The Romance of Anna Smith
(copyright 2017 by Marjorie Pagel)
In the only photograph I have of her, Anna Smith stands erect beside the Sheldon School flag pole. A plaid woolen scarf is tied securely under her chin, a blue plush coat buttoned snugly across her ample middle. She is smiling. It’s my memory, of course, not the black-and-white photograph, that registers the coat as blue. Miss Smith wore it outside for recess every day for two years, whenever the temperature dipped below freezing—before romance and marriage took her from our one-room country school.
I was in fourth grade and my best friend, Sylvia Robinson, in third grade the year Miss Smith came to teach at Sheldon. There were only nineteen students, grades one through eight, and Miss Smith genuinely liked us all. Sylvia and I adored her. She would play jacks with us at recess or turn the jump-rope; she would watch us playing with the little kids on the swings or cheer us on when we joined the older boys for a softball game. We in turn helped her: we cleaned erasers, filled the drinking pail with water from the pump outside, or carried in wood from the small shed outside.
Sylvia and I had long since outgrown Cinderella, but we fantasized about romance for our thirty-two-year-old teacher. Her most likely prospect, Chuck Lange, didn’t look a bit like Prince Charming, but this was real life after all, and we were already learning that you had to find romance in the real-life, balding men around you. Chuck Lange was the bachelor farmer who lived with his mother, Nora, on top of the hill just across the road from Sheldon and—this was significant—Anna Smith boarded with them during the week. She didn’t drive, you see, so every Friday after school her father drove the twenty-five miles from their home in Endeavor to the Langes’ house to take her home for the weekend.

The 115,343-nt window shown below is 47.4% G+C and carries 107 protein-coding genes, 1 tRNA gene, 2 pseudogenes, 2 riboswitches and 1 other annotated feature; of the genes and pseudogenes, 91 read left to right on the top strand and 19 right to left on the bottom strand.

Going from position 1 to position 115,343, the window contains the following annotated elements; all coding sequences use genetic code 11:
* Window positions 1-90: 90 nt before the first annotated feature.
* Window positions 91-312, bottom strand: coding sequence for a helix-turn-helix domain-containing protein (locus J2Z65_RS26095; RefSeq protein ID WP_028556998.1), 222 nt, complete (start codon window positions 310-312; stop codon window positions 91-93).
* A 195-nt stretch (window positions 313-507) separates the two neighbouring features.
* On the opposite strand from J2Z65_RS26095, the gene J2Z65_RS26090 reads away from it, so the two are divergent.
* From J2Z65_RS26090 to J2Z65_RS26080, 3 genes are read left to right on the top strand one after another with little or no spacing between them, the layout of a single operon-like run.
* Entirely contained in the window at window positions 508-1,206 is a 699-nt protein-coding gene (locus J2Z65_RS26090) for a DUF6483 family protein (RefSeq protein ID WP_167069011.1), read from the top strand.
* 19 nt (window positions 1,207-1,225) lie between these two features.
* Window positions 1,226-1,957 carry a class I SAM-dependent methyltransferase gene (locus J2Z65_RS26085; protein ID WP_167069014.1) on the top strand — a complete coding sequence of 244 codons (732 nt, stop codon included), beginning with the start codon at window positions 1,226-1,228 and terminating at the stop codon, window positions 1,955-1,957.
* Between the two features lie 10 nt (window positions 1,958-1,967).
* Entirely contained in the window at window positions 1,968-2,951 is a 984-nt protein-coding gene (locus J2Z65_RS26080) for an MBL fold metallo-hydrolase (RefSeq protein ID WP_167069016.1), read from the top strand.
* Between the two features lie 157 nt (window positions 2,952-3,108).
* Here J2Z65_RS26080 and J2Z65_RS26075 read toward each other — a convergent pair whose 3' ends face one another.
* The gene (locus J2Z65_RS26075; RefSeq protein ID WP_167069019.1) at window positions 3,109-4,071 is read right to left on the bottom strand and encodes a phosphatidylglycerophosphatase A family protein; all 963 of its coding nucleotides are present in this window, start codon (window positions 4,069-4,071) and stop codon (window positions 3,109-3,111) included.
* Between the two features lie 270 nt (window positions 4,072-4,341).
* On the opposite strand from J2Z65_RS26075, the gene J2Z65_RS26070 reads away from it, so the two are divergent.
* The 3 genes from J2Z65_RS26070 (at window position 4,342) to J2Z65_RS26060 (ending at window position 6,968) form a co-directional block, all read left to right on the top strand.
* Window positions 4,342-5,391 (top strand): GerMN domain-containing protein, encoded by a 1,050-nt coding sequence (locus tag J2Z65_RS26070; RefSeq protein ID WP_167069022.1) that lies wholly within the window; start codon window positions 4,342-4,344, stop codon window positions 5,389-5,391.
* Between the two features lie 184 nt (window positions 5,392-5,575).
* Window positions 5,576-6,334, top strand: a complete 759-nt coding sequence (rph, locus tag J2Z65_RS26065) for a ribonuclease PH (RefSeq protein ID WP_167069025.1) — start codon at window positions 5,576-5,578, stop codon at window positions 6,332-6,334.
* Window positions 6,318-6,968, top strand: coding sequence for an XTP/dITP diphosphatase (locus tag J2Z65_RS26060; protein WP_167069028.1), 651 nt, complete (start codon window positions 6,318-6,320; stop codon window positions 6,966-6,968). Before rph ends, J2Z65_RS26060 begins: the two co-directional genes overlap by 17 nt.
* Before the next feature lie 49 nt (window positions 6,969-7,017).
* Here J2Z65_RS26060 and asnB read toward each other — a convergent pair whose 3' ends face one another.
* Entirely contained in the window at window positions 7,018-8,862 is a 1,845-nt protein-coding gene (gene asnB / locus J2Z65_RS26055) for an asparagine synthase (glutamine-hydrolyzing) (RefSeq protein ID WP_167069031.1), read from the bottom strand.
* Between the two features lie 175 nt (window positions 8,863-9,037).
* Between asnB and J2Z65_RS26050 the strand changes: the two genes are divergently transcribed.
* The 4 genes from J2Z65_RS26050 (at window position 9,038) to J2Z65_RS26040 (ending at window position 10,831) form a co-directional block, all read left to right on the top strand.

All the local matchmakers thought Miss Smith would make a nice catch for Chuck, a quiet man of forty devoted to his farming and his mother, not a drinker or carouser like so many others. Chuck was the one hired by the school board to get the fire going in the woodstove at the back of the school each winter morning, and he was someone to depend on in minor emergencies. Who was to say whether a romantic spark might light up between him and the “schoolmarm”?
Another eligible bachelor in the neighborhood was Otto Zellmer. Like Chuck, he lived with his mother on a farm just down the road from ours, but no one thought of Otto as a real farmer because he liked to sleep late. He had sold off most of his livestock to keep chores to a minimum, preferring to sit on his front porch, smoking his pipe. Otto was also the Sheldon “bus” driver, transporting all the children who lived more than two miles from school in his 1936 Chevy. We three Johnson kids lived just under the two-mile limit; so we walked or biked to school, but the Robinsons rode with Otto.
Otto loved to talk for long stretches with anyone who had the time to keep him company. Sylvia’s mom, Myrtle Robinson, shared Otto’s love of gab, so he used to dally there at the end of his bus route, and that provoked some speculation of a possible romantic liaison between them. Sylvia was indignant toward this kind of gossip, so I quickly learned not to mention the subject to her.
And then Otto gave the local matchmakers something else to think about. He spent less time talking to Myrtle and instead started circling back to Sheldon School when he finished his route. The way I see it now is simply this: a man hungry for conversation will seek it out wherever he can get it. Still, romance between Anna and Otto was a distinct possibility—a possibility that Sylvia and I were perfectly happy to speculate about. We even teased Otto a little, turning the tables on him for all the times he teased us about boys. However, we never thought of teasing Miss Smith or Chuck Lange, never even dropped hints about our romantic intentions for them.